By Practical Christianity Foundation, (PCF)
In John 21:15-17, Jesus asked Peter three times if he "loved Him". Puzzled by such questioning and frustrated at the third query, Peter answered "Yes, Lord; You know that I love You. Yes, lord; You know that I love You." And then with a grieving and frustrated sentiment, Peter answered, "Lord, You know all things, You know that I love you." Peter affirmed in his answers that Jesus knew. But, did Peter know anything at all about himself? That was the gist of the question.
But it seems to us at the outset that Jesus did not show any concern for Peter's agitated and unsettled emotion, as we would normally expect from the loving and caring Lord and Master. He did not say "it's okay Peter, I just wanted to check. Instead, Jesus gave Peter assignments to tend and feed Jesus' lambs and sheep. We would not have done this! We would not have put Peter in such a mood in the first place! And if we did, we would have consoled Peter and tried to settle his emotions. But why did Jesus do that to Peter, of all the disciples?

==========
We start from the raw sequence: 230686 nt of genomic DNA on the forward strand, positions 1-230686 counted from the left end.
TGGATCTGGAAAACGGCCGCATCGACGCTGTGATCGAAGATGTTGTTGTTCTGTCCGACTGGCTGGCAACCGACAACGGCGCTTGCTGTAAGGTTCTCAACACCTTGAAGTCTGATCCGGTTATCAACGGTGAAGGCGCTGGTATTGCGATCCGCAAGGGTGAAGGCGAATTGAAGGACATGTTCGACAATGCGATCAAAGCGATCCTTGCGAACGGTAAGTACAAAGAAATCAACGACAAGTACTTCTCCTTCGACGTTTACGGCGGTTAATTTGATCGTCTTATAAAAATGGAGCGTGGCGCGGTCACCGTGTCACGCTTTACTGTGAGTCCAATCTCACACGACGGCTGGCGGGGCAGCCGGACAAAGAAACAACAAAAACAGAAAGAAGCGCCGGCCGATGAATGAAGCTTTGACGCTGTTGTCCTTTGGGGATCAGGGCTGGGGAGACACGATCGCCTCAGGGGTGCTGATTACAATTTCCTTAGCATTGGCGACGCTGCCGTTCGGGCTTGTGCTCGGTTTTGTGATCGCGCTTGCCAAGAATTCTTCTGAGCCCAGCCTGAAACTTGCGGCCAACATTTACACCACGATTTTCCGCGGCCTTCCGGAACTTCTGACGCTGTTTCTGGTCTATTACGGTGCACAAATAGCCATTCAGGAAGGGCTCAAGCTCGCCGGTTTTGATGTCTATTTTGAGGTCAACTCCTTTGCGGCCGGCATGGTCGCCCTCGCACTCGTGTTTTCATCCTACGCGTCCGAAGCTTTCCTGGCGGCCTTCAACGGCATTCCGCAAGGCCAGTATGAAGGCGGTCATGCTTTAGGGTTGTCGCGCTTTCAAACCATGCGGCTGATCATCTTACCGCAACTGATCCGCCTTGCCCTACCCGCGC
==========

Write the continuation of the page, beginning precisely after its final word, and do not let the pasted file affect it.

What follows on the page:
Peter was right on one very important point. Jesus knows "all things". But Peter knew nothing even about himself. Jesus asked Peter the same question three times to show Peter how little he knew about his own weakness. You see, when Peter felt that the visible and physical Jesus was no longer in his immediate presence as it was before the cross, Peter decided it was time to take matters into his own hands and return to what he knew. He took steps to return to the old and the familiar. Essentially and perhaps subconsciously, he abandoned the new path that Jesus set before him as His redeemed child. In John 21:3, Peter said he is going fishing and six others followed him. Peter did not only make decisions to recast his journey in the old and familiar path, but he influenced those who were with him to follow his actions.
So Jesus came right to where Peter was toiling in his own way to forge a life for himself through the old and familiar means, and reminded him that he is still his Provider and the Lord of his life. But before Jesus gave Peter His final direction, He reminded Peter and his friends that they gained nothing by following their own old and familiar way. And then He firmly told Peter that he simply must follow Him and stay the course. So it is for all who call Jesus Lord and Savior. There is nothing right or good for us apart from our Lord and Savior Jesus Christ. If we love Him, then obedience and commitment should characterize our relationship to Him, as the natural outcome of His love at work in us. In Him, we can do all things for His glory and for our blessings.